North Coast Counties Marijuana Policy Statement

North Coast Counties Marijuana Policy Statement


 North Coast Counties have unique insight into the significant problems and opportunities posed by statewide regulation and potential legalization of adult recreational use of marijuana. Inconsistent State and Federal laws and existing ambiguities in State law have caused significant economic, environmental, and public safety impacts to North Coast Counties related to the cultivation and distribution of marijuana. We strongly encourage the adoption of comprehensive State marijuana policies that will protect local communities and governments and also respect local control. 

There is a need for certain and uniform state regulation while at the same time allowing local governments the flexibility to address individual community needs. State regulation should set clear minimum guidelines and should expressly not preempt local government control. State law and policy should reflect the basic reality that economic effects, environmental impacts, and community sensitivity vary widely from rural to urban areas and from one area to another, and have a direct impact on local quality of life. It is imperative that counties retain local control to address impacts appropriately from rural to urban communities.


Policy Statements

I. Local Control

  State leadership is critical to provide a comprehensive regulatory framework which clearly delineates the roles of local and state government. 

 Minimum statewide standards on a range of issues including licensing, safety, accounting, state taxation, cultivation standards, distribution and consumer standards should be developed with local input.

  A statewide regulatory program must explicitly preserve the right of local jurisdictions to regulate items of local concern including authority to: issue business licenses and impose local taxes to produce funding streams to fully cover local costs; to enact land use regulations; and to enact other restrictions applicable to the cultivation, distribution, and sale of marijuana based on a local governing body’s determination of local needs.

  Existing local authority to regulate or prohibit the indoor or outdoor cultivation of marijuana and the establishment of dispensaries in certain areas must be explicitly preserved. 

 The right of local jurisdictions to provide for the health, safety and welfare of their constituents must be respected within an overall state regulatory framework.

 II. Revenue & Taxation 

 Counties must have the ability to impose fees and fines to recover direct costs of local regulation and code enforcement with respect to all aspects of marijuana cultivation, sales and distribution.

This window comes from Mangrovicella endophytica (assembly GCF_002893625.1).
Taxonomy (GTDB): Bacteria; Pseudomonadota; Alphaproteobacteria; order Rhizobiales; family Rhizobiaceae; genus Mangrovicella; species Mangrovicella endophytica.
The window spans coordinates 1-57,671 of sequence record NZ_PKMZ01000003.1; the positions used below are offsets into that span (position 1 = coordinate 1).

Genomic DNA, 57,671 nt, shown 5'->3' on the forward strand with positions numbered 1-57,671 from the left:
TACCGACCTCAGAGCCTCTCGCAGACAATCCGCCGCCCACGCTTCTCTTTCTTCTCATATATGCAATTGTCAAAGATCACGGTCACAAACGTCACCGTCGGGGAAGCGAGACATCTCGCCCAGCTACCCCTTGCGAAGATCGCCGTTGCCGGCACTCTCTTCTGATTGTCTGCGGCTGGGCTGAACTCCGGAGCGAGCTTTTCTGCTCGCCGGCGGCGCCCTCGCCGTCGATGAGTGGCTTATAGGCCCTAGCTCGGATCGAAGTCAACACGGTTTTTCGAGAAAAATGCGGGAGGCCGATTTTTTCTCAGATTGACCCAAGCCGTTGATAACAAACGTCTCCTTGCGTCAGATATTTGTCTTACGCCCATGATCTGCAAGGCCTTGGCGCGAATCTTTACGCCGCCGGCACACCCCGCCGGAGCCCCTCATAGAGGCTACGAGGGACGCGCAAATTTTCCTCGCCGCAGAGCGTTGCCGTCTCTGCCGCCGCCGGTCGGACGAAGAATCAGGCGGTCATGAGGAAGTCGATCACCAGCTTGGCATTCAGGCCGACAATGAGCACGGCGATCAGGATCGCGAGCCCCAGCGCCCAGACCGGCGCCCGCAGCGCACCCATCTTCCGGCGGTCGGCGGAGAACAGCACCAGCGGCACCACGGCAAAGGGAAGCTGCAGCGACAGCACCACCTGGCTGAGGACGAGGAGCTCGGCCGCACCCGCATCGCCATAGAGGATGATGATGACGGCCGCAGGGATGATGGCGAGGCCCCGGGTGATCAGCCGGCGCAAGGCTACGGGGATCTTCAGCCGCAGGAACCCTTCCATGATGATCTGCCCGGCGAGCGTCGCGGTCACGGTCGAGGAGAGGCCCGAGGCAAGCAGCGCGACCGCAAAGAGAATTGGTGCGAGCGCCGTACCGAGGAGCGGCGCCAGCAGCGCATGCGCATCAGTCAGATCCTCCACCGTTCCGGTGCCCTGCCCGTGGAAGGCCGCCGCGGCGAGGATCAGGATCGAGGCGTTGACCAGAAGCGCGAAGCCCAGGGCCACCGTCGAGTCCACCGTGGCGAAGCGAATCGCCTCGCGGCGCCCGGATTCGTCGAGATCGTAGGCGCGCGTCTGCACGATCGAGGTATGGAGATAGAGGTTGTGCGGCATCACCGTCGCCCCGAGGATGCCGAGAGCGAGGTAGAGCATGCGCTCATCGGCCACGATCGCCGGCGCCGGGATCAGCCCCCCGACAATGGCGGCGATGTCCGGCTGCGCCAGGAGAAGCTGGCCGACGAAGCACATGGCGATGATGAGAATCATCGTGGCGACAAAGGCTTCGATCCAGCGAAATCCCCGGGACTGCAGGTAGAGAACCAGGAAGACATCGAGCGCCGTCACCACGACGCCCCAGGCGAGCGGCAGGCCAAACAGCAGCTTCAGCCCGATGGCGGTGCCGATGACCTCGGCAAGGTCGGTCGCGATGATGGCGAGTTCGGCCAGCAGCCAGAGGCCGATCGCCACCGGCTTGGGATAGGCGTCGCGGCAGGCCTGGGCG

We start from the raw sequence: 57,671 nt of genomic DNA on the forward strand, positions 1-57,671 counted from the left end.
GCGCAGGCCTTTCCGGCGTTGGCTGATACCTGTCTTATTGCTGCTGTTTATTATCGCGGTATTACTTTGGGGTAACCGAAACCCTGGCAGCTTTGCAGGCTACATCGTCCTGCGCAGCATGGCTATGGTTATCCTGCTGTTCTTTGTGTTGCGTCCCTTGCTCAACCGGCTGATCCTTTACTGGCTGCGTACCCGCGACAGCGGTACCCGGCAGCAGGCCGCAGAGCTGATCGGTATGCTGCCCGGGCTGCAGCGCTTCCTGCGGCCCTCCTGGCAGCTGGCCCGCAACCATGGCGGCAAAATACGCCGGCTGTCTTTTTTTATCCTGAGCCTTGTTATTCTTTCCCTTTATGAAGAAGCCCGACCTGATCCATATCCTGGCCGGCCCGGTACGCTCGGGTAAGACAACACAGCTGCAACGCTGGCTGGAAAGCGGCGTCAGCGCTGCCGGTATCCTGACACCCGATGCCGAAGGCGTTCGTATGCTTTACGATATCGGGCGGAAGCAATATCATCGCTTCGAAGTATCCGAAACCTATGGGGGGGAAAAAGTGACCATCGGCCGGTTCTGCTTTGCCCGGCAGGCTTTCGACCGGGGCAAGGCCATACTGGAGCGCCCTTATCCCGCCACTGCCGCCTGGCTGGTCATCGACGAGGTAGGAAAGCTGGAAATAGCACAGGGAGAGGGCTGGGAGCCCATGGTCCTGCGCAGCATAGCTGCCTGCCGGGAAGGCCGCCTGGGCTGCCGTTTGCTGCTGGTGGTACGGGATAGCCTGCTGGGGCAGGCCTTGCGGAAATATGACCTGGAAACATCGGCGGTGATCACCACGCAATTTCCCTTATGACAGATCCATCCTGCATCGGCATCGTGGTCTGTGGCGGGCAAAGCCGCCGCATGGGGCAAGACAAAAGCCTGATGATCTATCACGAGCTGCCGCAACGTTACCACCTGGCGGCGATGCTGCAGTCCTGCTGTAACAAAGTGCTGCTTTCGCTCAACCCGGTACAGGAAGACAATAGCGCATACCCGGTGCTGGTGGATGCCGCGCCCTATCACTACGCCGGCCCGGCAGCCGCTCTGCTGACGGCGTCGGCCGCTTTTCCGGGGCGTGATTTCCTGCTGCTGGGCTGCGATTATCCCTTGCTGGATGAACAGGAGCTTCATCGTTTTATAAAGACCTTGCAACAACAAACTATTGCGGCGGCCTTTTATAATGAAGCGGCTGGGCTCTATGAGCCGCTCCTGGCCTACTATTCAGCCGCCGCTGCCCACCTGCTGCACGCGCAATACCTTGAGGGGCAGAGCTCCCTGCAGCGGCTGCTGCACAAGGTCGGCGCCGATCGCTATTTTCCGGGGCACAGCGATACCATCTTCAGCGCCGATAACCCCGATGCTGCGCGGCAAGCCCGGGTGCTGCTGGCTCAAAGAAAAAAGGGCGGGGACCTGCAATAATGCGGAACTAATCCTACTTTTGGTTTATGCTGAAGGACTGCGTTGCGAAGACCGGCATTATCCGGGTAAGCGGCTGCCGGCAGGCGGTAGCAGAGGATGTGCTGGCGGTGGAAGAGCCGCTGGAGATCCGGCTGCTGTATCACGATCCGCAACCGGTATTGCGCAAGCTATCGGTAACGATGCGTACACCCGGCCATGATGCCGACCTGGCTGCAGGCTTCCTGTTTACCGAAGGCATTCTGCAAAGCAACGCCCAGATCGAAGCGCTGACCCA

Counties must have the option to adopt local excise and sales taxes to recover enforcement, environmental and other costs, subject to uniform statewide tax cap limits.

State and local marijuana related excise and sales tax limits must be set at a level that does not discourage transition to a regulated market.

  Counties must be granted flexibility to further incentivize the transition to a regulated market, for instance, by deferring full imposition of the adopted local tax structure. 

 Marijuana, no matter its use (medical or recreational), must be subject to state and local taxation in the same manner and at the same level in order to provide regulatory certainty and avoid the difficulties inherent in establishing a dual system of administration.

III. Environmental Protection

Environmental protection and remediation shall be paramount in any regulatory and/or funding framework. 

 Best management practices must be developed and adopted.

 Current environmental enforcement should remain the responsibility of existing regulatory agencies.

 Adequate and flexible enforcement tools must be available to local jurisdictions, including the availability of incentives to encourage responsible environmental practices. 

 Counties must receive adequate funding from the state to compensate for local environmental enforcement and remediation including legacy impacts.


IV. Economics 

 Legalization of marijuana for adult recreational use will have economic implications for North Coast Counties.

To mitigate negative effects, the state must allocate a portion of state revenue to assist counties. 

 A statewide regulatory program must provide economic development assistance including job training to help North Coast counties of origin successfully rebuild their traditional resource based economies while transitioning to a fully regulated legalized marijuana industry. 

State leadership is also necessary to address larger education and research programs beyond the purview of individual counties. Much like tobacco, the state must allocate funds to implement research, education and prevention programs, particularly for youth, to mitigate marijuana abuse and dependence. 

 To ensure that counties can differentiate their products in the marketplace a statewide chain of custody certification program is needed to allow local branding that highlights regional strains, sustainable environmental practices, responsible processing, and ethical business behavior. Chain of custody certification will increase value to local producers and encourage consumers to make responsible purchasing decisions.


 North Coast Counties support a comprehensive state regulatory framework that explicitly preserves existing local control, while protecting the environment, local economies and quality of life. We welcome the opportunity to provide additional language and information that supports these policy concepts.

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